[gameController release];
// with this:
GameController *gameController = [[GameController alloc] init];
[gameController release];


This configuration requires nothing special to set up.

But how does it work? The iPhone and the iPad have quite different screen sizes, after all. Here is a wiki-article describing the details: Universal App Development

To summarize:

  • You have to align your objects within two different stage sizes:
    • 320×480 for iPhone devices
    • 384×512 for iPad devices
  • You have to include different sets of textures for each device type:
    • iPhone, non-retina: image.png
    • iPhone, retina: image@2x.png
    • iPad, non-retina: image@2x.png
    • iPad, retina: image@4x.png

Handling Device Rotation

The iPhone automatically rotates the user interface depending to the physical state of the device — that was one of the most revolutionary features of the iPhone when it was first released. Here is how to do that in Sparrow-based games.

Before you jump in, keep in mind that rotating the game does not make sense in all cases. Depending on the game, it might be a lot of work to move all objects to different positions when the orientation changes. I recommend, however, to support at least both portrait or both landscape orientations. That's very easy to do.

In Xcode, the supported orientations can be enabled with the corresponding buttons in the project summary. Note that the order you press those buttons is important! The first button that is activated will be the default interface orientation on startup.


To create an app that supports both portrait orientations (with the home-button at the top or bottom), choose those orientations in the target summary tab in Xcode.

That's it! Your app will now automatically rotate to those orientations.


To create an app that supports both landscape orientations (with the home button at the left or right side), choose those orientations in the target summary tab in Xcode.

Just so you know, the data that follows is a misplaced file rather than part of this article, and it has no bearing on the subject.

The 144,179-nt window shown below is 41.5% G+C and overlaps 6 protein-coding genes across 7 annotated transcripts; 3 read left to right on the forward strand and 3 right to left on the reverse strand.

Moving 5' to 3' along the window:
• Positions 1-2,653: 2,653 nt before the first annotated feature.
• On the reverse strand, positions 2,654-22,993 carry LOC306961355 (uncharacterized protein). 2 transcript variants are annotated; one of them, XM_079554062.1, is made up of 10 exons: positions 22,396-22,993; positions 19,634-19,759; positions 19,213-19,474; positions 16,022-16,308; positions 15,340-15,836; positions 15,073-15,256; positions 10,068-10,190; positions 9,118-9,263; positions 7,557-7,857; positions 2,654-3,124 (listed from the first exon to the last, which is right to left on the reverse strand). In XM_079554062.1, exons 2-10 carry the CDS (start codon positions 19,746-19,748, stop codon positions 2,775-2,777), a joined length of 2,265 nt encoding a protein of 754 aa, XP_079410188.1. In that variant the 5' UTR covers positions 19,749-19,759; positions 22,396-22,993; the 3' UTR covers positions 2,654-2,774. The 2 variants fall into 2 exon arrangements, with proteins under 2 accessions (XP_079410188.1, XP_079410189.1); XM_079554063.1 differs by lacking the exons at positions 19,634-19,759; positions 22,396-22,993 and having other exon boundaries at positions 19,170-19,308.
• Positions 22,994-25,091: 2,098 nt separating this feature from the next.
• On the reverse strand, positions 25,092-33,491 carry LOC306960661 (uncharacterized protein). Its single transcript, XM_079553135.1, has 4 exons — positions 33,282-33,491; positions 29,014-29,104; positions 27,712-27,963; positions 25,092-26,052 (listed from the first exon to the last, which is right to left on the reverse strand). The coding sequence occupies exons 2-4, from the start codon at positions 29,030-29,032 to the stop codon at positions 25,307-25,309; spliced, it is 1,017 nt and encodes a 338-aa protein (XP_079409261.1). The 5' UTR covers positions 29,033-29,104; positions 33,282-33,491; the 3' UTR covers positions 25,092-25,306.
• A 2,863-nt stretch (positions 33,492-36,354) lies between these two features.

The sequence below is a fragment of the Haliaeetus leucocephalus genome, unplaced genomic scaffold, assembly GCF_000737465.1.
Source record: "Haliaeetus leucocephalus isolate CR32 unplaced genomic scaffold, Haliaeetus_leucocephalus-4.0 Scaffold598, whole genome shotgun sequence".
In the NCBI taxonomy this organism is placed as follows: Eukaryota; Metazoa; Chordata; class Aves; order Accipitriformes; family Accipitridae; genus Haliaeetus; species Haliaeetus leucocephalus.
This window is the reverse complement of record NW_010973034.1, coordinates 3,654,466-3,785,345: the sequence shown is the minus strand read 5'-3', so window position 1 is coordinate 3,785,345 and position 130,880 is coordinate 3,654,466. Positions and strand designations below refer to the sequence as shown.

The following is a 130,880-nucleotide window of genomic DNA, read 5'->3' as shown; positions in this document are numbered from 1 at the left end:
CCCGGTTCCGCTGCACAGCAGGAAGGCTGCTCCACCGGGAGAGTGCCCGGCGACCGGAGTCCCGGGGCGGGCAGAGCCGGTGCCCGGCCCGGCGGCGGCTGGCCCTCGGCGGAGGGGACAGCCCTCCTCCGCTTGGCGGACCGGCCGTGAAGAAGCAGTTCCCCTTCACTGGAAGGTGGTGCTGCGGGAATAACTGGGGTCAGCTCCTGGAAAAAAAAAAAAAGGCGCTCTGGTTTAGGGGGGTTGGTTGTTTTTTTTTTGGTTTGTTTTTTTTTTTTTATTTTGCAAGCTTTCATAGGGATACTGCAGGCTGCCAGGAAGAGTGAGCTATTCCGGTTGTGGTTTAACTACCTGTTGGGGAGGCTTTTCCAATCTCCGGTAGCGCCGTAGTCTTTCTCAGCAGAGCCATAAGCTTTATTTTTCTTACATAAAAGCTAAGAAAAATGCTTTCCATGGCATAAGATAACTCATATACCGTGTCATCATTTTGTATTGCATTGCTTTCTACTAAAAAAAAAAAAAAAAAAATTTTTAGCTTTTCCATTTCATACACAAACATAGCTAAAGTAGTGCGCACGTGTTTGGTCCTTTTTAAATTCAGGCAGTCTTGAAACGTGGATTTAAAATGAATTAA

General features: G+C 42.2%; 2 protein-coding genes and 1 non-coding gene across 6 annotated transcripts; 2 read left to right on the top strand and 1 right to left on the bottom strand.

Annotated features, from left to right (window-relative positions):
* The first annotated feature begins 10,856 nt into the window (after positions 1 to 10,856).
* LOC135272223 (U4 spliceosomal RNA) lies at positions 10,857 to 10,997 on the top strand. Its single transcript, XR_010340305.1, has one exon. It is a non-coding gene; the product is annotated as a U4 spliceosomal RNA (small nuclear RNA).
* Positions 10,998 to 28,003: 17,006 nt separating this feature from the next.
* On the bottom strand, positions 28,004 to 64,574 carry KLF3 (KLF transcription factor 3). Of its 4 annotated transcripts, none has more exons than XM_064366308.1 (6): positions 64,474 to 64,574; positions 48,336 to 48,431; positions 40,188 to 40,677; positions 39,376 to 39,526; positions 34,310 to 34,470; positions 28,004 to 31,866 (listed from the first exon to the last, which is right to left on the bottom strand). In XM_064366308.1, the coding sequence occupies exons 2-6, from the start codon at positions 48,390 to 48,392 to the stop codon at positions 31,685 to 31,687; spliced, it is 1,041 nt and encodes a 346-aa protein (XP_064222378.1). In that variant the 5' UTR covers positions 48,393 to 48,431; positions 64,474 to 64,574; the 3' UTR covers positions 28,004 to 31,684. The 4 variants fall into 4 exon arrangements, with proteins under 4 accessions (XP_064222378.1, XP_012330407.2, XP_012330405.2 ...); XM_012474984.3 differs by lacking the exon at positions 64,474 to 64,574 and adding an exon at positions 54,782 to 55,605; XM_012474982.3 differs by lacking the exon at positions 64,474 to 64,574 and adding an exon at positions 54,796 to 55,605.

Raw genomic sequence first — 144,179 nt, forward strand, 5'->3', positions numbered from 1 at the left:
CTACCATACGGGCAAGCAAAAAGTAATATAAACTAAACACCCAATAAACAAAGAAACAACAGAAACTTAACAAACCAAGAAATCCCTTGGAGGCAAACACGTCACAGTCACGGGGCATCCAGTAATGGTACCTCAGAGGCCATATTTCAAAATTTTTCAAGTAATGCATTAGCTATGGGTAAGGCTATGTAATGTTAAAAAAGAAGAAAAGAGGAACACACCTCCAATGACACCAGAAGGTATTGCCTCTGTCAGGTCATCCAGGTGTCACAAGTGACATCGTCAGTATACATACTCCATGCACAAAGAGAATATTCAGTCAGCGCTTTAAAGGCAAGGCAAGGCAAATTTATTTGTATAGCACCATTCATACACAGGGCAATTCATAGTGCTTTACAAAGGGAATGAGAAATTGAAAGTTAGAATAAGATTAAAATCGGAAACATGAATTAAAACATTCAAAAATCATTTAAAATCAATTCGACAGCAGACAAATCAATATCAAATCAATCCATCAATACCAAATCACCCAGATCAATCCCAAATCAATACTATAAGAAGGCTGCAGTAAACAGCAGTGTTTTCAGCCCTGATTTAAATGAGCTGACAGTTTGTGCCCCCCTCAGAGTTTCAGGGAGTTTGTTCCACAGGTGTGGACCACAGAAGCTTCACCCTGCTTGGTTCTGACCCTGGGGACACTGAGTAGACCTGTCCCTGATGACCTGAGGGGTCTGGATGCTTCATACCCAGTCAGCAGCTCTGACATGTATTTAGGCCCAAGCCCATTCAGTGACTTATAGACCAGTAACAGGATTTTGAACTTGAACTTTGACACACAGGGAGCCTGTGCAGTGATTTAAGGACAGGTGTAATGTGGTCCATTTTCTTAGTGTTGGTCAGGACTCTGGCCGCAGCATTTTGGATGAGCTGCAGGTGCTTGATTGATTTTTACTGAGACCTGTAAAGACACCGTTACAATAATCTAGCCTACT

Then open the file “App-Info.plist” and add the following entry:

That's it! Your app will now automatically rotate to those orientations.

All orientations

Per default, the Scaffold supports all orientations:

This makes the app rotate in all directions, but of course Sparrow can't decide for itself how your objects should be distributed in which orientation. Those changes have to be done manually.

This is what the SPResizeEvent is for. It is automatically dispatched on all your display objects, and it contains the width and height of the stage after the rotation. Listen for that event like this:

[self addEventListener:@selector(onResize:) atObject:self forType:SP_EVENT_TYPE_RESIZE];
- (void)onResize:(SPResizeEvent *)event
    NSLog(@"new size: %.0fx%.0f (%@)", event.width, event.height, 
          event.isPortrait ? @"portrait" : @"landscape");

The Game class in the scaffold already contains this method stub. Make your interface updates in this method!

Adding UIKit elements

Sometimes, you want to add standard UIKit elements to your game. This is e.g. necessary when you want to display an input textfield or when you want to include Apple's iAds or GameCenter.

For that reason, the scaffold project creates an additional UIView object directly above Sparrow's SPView. Just like your Sparrow content, that view is automatically rotated according to the device orientation and your app settings. It is thus the perfect place to put any UIKit content.

You can access this layer from the ViewController class that is part of the scaffold. It's recommended to add all UIKit-related logic to that class, like this:

  1. When your Game needs to display a UIKit element, let it dispatch a bubbling event with a custom type (string).
  2. Make the ViewController class listen to those events at the Sparrow stage (it can access the stage).
  3. In the corresponding event listeners, add the appropriate UIKit elements to the overlay view.
  4. If the Sparrow content needs to be informed about the results, it can call a method on the stage.

The following tutorial shows you how this is done in detail: Adding UIKit elements on top of Sparrow

Final words

These are the most important tasks you can achieve with the help of the Scaffold project. The rest of the fun lies within the Game class, where you'll create the actual game. Good luck!

Next section: Extending Sparrow

  manual_v1/the_scaffold_project.txt · Last modified: 2013/05/25 12:26 by daniel